This table lists symptoms that people with this disease may have. For most diseases, symptoms will vary from person to person. People with the same disease may not have all the symptoms listed. This information comes from a database called the Human Phenotype Ontology (HPO) . The HPO collects information on symptoms that have been described in medical resources. The HPO is updated regularly. Use the HPO ID to access more in-depth information about a symptom.

Medical Terms Other Names
Learn More:
5%-29% of people have these symptoms
Portal hypertension


Support and advocacy groups can help you connect with other patients and families, and they can provide valuable services. Many develop patient-centered information and are the driving force behind research for better treatments and possible cures. They can direct you to research, resources, and services. Many organizations also have experts who serve as medical advisors or provide lists of doctors/clinics. Visit the group’s website or contact them to learn about the services they offer. Inclusion on this list is not an endorsement by GARD.

Organizations Providing General Support

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    These resources provide more information about this condition or associated symptoms. The in-depth resources contain medical and scientific language that may be hard to understand. You may want to review these resources with a medical professional.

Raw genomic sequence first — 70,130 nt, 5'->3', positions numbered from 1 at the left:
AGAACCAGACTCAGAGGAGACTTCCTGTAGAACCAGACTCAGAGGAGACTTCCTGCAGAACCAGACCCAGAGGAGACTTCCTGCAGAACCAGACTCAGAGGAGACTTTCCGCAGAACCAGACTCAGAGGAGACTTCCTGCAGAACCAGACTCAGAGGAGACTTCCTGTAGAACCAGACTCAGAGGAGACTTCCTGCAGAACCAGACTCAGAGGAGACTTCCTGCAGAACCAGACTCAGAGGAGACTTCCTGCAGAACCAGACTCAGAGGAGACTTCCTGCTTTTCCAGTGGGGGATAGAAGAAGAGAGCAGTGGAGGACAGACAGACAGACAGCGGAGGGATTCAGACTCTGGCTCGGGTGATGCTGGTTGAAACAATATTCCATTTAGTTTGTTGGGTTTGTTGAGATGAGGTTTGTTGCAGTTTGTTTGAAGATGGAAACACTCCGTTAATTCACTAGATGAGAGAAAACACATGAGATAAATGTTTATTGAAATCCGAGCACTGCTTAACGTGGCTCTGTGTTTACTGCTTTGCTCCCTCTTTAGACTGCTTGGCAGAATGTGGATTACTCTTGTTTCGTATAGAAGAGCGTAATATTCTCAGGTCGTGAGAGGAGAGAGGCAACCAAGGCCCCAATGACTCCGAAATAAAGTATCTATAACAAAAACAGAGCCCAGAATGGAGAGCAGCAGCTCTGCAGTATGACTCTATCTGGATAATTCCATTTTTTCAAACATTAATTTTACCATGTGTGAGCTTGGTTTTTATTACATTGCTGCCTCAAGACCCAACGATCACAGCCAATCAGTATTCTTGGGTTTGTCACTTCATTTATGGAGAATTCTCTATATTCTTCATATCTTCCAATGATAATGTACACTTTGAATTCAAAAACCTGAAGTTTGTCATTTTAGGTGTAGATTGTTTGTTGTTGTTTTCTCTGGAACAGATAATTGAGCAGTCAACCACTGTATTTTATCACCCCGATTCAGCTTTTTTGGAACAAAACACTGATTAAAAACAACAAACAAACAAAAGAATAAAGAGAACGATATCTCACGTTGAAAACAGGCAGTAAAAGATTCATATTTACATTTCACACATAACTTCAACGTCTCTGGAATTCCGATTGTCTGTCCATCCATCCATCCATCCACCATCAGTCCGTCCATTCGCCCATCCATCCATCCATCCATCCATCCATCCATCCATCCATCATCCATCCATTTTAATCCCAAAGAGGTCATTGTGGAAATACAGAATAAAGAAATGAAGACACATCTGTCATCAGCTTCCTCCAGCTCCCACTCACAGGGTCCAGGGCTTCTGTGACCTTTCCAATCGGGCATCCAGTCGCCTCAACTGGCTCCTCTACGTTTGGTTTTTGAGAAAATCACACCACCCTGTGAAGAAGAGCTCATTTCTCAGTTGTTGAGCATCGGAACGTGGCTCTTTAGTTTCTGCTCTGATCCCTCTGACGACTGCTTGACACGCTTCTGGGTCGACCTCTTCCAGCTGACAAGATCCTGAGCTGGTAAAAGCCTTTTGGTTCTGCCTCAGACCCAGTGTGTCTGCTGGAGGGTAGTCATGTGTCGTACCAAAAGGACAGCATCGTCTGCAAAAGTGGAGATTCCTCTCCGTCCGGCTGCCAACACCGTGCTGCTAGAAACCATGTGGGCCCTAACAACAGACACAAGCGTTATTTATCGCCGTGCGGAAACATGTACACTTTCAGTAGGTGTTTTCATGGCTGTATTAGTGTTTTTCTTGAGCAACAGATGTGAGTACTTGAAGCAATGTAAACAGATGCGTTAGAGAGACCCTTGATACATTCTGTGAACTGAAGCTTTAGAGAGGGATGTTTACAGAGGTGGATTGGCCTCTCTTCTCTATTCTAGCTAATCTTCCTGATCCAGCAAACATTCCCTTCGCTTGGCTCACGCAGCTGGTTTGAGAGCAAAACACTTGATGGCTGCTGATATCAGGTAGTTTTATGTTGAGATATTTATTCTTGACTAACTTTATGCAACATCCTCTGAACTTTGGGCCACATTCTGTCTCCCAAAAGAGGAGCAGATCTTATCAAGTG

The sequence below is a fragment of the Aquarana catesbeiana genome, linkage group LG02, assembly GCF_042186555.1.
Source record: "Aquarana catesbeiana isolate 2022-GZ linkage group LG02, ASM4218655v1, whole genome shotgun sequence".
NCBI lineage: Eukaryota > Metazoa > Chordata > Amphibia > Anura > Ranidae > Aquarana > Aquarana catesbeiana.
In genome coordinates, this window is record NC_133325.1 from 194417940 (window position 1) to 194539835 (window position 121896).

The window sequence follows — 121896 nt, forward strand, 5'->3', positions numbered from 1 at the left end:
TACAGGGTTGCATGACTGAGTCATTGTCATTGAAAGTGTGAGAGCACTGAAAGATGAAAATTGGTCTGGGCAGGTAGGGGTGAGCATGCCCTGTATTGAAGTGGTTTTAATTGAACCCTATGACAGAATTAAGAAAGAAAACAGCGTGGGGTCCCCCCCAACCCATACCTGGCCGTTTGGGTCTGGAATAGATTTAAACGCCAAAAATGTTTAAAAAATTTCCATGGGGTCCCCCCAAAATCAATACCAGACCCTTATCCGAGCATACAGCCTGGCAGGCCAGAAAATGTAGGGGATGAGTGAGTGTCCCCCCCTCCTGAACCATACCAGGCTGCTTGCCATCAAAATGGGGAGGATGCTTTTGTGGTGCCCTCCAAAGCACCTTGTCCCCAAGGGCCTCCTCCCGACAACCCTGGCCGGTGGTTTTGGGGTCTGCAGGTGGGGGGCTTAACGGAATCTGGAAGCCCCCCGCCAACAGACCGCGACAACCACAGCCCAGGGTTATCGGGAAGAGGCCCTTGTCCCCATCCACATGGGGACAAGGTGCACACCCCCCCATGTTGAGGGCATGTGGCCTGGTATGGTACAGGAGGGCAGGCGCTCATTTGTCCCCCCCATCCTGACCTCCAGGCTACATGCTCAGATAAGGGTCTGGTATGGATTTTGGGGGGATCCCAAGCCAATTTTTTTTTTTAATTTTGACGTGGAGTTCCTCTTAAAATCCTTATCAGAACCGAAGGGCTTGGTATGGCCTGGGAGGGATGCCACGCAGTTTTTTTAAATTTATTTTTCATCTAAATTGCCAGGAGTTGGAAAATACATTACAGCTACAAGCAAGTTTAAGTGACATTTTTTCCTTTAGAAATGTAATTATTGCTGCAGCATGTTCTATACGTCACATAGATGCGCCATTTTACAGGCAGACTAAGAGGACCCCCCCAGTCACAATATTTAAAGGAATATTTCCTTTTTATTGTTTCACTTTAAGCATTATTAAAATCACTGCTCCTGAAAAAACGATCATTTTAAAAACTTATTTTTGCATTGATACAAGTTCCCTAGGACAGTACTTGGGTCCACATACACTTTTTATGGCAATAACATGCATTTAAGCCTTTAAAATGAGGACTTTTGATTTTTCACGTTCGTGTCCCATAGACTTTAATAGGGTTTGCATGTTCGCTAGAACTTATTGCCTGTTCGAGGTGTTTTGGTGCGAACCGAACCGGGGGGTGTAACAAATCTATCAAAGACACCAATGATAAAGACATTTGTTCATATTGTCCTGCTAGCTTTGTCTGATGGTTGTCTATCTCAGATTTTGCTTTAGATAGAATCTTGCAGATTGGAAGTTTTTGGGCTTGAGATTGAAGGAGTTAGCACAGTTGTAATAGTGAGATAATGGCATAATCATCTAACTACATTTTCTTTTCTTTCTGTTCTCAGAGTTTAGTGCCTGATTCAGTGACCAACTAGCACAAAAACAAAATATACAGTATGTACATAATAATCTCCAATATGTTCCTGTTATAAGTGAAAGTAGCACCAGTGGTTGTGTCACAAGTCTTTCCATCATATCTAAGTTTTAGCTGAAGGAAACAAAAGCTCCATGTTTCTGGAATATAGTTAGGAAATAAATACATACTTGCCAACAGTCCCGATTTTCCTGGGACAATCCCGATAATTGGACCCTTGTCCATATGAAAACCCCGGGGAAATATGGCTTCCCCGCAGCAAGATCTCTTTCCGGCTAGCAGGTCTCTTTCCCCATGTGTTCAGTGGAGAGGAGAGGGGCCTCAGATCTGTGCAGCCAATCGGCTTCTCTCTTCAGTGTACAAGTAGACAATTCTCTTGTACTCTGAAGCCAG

In-Depth Information

    • The Monarch Initiative brings together data about this condition from humans and other species to help physicians and biomedical researchers. Monarch’s tools are designed to make it easier to compare the signs and symptoms (phenotypes) of different diseases and discover common features. This initiative is a collaboration between several academic institutions across the world and is funded by the National Institutes of Health. Visit the website to explore the biology of this condition.
    • Orphanet is a European reference portal for information on rare diseases and orphan drugs. Access to this database is free of charge.
    • PubMed is a searchable database of medical literature and lists journal articles that discuss Nodular regenerative hyperplasia. Click on the link to view a sample search on this topic.


      1. Nodular regenerative hyperplasia of the liver. Orphanet. https://www.orpha.net/consor/cgi-bin/OC_Exp.php?lng=en&Expert=48372. Accessed 12/12/2018.
      2. Ghabril M, Vuppalanchi R. Drug-induced nodular regenerative hyperplasia. Semin Liver Dis. May, 2014; 34(2):240-245. https://www.ncbi.nlm.nih.gov/pubmed/24879987.
      3. LoPiccolo J, Brener MI, Ohima K, Lipson EJ, Hamilton JP. Nodular Regenerative Hyperplasia Associated With Immune Checkpoint Blockade. Clinical Observations in Hepatology. 2018; 68(6):2431-2433. https://aasldpubs.onlinelibrary.wiley.com/doi/full/10.1002/hep.30157.
      4. Bissonnette J, Généreux A, Côté J, et al. Hepatic hemodynamics in 24 patients with nodular regenerative hyperplasia and symptomatic portal hypertension. J Gastroenterol Hepatol. August, 2012; 27(8):1336-1340. https://www.ncbi.nlm.nih.gov/pubmed/22554152.
      5. Garcia-Pagan JC, Eu JCP. Noncirrhotic portal hypertension. UpToDate. Waltham, MA: UpToDate; 2018; https://www.uptodate.com/contents/noncirrhotic-portal-hypertension.
      6. Carale J. Portal Hypertension. Medscape Reference. November 30, 2017; https://emedicine.medscape.com/article/182098-overview.